Structurally, teeth are made up of three highly mineralized tissues called enamel, dentin, and cement, whose functions include providing support, size, shape, and anchorage [29][30]. Enamel and dentin also protect a fourth nonmineralized tissue known as the dental pulp. This area serves as a reservoir for fibroblasts and is characterized by a vascular–nervous system that features a unique combination of blood vessels, nerves, odontoblasts, and an extracellular matrix [31][32]. The vascular–nervous system plays a fundamental role in tooth function, feeding it from the apex without accessory vascularization. Unlike other oral tissues adjacent to the tooth, this mechanism maintains homeostasis and provides the tooth with neurosensory function, aiding in repair processes [27][33][34]. On the other hand, teeth also rely on other tissues, including the periodontal ligament, the alveolar bone, and the gingival tissue; together, these tissues are known as periodontal tissues or simply the periodontium.
The functions of the periodontium include supporting the tooth and protecting it against invasion by oral microorganisms; it is essential in the immune response and allows the attachment of the tooth to the bone [35][36].

MSCs have been isolated from various anatomical regions of the oral cavity (Figure 1), including the dental pulp (DPSCs) [37,38], periodontal ligament (PDLSCs) [39,40], gingival tissue (GMSCs) [41,42], apical papilla (SCAPs) [43,44], dental follicle (DFSCs) [45,46], human exfoliated deciduous teeth (SHED) [47,48], alveolar bone (ABMSCs), and tooth germ (TGPCs) [34], and these are collectively defined as dental MSCs (D-MSCs) [49].

Figure 1. Locations of different sources of MSCs derived from dental tissues. Abbreviations: DPSCs, dental pulp stem cells; PDLSCs, periodontal ligament stem cells; GMSCs, gingiva-derived MSCs; SCAPs, stem cells from the apical papilla; DFSCs, dental follicle stem cells; SHED, stem cells from exfoliated deciduous teeth; ABMSCs, alveolar bone-derived MSCs; TGPCs, tooth germ progenitor cells.
Dental tissues are frequently obtained during routine dental extraction procedures. The dental pieces and/or tissues are kept in phosphate-buffered solutions, usually supplemented with antibiotics and antifungals, and a series of washes with fresh solution are performed to remove unwanted tissues. The tissues of interest are stored at 4 °C before beginning the procedures to obtain MSCs. To access and obtain the dental pulp, the teeth are crushed or the crowns are cut. Other tissues such as the ligament, gingiva, and apical papilla can be separated mechanically by using forceps [37][38][39][40][41][42].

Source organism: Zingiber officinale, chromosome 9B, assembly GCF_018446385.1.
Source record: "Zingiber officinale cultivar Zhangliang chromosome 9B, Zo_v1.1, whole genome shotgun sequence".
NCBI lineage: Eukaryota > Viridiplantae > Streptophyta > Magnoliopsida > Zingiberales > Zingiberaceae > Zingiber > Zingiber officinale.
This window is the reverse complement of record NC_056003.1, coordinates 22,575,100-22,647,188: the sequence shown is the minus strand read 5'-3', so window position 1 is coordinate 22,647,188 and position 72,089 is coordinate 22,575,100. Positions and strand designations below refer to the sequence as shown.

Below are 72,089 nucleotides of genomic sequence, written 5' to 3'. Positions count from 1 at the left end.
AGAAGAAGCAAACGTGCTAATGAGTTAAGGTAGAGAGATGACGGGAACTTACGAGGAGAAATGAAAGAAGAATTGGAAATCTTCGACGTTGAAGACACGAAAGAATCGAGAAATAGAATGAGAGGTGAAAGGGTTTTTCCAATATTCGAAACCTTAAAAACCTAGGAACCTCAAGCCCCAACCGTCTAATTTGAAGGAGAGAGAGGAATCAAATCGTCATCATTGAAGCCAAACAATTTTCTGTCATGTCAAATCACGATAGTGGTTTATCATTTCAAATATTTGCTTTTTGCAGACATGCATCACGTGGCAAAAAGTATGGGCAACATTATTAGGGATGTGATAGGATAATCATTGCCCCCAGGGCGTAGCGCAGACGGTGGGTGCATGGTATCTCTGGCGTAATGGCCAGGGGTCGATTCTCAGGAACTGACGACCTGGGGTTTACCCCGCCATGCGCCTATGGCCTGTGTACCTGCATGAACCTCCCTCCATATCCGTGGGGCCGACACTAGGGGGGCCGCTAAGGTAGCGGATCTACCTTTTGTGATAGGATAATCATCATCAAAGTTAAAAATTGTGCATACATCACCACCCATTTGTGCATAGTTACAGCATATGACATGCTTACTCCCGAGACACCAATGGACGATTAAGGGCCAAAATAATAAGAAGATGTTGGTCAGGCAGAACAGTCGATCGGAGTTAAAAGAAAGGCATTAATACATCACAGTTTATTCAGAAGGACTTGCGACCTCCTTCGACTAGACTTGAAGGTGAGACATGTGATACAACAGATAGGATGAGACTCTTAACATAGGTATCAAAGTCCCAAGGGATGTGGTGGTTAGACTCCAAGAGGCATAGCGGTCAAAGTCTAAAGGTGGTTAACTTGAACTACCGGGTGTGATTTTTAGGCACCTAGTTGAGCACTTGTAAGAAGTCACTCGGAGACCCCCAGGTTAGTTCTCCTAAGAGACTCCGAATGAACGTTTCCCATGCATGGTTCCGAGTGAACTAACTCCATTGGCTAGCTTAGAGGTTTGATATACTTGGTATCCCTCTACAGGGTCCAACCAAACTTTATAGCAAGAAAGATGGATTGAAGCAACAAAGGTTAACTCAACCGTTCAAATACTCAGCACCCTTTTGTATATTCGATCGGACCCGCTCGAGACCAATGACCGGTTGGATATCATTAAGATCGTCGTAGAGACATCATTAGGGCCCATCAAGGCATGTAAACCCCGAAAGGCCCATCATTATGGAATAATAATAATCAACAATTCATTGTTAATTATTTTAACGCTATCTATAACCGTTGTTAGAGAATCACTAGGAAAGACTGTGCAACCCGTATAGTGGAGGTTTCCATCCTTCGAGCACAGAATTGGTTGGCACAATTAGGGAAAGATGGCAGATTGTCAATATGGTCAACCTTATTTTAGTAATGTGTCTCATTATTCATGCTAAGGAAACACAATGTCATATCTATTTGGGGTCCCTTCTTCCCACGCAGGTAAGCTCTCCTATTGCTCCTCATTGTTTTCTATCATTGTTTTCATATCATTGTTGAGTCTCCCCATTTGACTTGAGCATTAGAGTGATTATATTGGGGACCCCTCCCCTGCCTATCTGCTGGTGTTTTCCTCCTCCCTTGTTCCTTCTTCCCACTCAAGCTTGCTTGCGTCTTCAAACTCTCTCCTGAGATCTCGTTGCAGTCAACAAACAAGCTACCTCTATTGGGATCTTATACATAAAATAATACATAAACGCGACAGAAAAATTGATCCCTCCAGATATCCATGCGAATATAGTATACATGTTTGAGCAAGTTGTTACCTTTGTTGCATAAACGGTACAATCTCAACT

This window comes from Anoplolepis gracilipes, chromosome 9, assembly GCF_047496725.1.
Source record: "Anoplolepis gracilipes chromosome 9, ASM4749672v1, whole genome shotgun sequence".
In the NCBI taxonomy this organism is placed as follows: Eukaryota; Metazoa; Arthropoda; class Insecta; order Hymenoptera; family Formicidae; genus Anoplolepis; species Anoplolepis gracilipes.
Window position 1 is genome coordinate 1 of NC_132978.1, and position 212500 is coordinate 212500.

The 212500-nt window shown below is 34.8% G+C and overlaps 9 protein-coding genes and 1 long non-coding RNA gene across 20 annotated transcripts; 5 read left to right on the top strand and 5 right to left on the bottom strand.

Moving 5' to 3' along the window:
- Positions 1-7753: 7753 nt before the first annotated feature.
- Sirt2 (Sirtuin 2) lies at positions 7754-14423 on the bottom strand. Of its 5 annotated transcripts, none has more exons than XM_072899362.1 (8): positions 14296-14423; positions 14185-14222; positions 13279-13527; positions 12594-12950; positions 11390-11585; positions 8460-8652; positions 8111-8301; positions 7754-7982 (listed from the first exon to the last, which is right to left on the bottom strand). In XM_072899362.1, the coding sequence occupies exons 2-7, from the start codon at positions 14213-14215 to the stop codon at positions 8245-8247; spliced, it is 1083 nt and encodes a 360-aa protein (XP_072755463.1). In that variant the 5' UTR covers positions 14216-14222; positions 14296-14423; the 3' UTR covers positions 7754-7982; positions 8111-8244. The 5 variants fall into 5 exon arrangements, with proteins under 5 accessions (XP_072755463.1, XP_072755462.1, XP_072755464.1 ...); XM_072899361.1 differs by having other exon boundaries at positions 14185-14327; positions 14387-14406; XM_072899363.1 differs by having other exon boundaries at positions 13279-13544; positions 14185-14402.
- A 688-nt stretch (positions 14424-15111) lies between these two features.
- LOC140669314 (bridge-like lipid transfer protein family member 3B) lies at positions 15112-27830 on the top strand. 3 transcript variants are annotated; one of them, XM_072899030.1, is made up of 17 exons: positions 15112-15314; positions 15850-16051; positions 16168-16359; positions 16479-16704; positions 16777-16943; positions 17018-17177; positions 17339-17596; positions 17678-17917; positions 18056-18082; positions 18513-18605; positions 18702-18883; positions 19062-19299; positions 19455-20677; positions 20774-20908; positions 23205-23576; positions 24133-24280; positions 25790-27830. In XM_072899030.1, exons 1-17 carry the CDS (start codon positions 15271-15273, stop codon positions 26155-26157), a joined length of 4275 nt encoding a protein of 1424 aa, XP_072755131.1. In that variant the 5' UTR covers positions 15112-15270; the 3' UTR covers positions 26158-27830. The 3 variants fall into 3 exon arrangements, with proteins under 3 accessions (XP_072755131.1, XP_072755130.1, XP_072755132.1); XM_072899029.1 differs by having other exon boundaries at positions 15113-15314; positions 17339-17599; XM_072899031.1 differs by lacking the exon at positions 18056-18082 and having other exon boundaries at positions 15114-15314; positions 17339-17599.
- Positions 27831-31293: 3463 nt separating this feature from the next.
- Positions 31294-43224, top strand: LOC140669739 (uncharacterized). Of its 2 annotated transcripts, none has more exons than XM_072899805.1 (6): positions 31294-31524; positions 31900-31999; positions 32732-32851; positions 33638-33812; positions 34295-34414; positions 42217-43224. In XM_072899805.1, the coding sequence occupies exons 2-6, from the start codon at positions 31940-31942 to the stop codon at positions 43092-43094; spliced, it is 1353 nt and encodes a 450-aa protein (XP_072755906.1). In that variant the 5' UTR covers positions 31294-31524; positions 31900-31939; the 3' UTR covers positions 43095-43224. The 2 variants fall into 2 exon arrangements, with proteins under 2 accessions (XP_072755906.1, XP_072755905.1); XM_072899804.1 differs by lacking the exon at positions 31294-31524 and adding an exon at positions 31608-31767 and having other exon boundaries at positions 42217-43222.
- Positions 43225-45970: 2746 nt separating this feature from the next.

The most common methods used to obtain MSCs are explant and enzymatic digestion. In the first method, the tissues obtained are crushed into small pieces of 1 mm and placed on plates with ideal culture medium for the growth of these cells supplemented with fetal bovine serum and antibiotics. They are then incubated at 37 °C and 5% CO2. Additionally, in some procedures, a coverslip can be added over the explants to prevent the tissues from moving during the culture time. On the other hand, enzymatic digestion is carried out through the incubation of the crushed tissues in collagenase I and dispase II. The incubation time can vary from 30 min to 2 h at 37 °C. Once digestion has been carried out, the cells are seeded on plates with the same culture conditions mentioned above. Once the cells adhere, the medium and excess tissues are removed and fresh medium is added to continue cell expansion, and subsequently, the capacity to generate colonies, morphology, immunophenotype, and the differentiation potential characteristic of the MSCs are evaluated [37][38][39][40][41][42]. Although most protocols use enzymatic digestion to obtain D-MSCs, both methods are reliable. They can obtain a high number of cells and there is no solid evidence that either affects the biological properties of the cells. However, isolation methods continue to improve with the purpose of obtaining the greatest number of cells with the necessary quality required to be able to use them in preclinical and clinical research.
D-MSCs have several similar characteristics which are summarized in Table 1; for example, they come from easily accessible tissues, they exhibit fibroblast morphology, they provide a high number of MSCs with high proliferation rates, and, unlike MSCs from other sources, they maintain their qualities for more passages [43][44][45][46][47]. However, differences have been observed in other characteristics, such as the immunophenotype, where the expression of some markers may vary. In addition, although they have similar multipotentialities for differentiation toward chondrocytes and osteoblasts, their adipogenic capacity is lower than that of other tissues, such as BM [46][48][49][50][51][52]. Moreover, D-MSCs derived from neural crest cells possess an increased potential for differentiation into neural cells [53][54][55][56]. Taken together, these findings indicate that although all of these sources originate in related anatomical regions, the biological properties of each can vary, and of particular importance is their immunosuppressive capacity due to their relevance in clinical protocols. In the case of D-MSCs, they have great therapeutic potential for applications in tissue repair, including that of bone, dental, and soft tissues.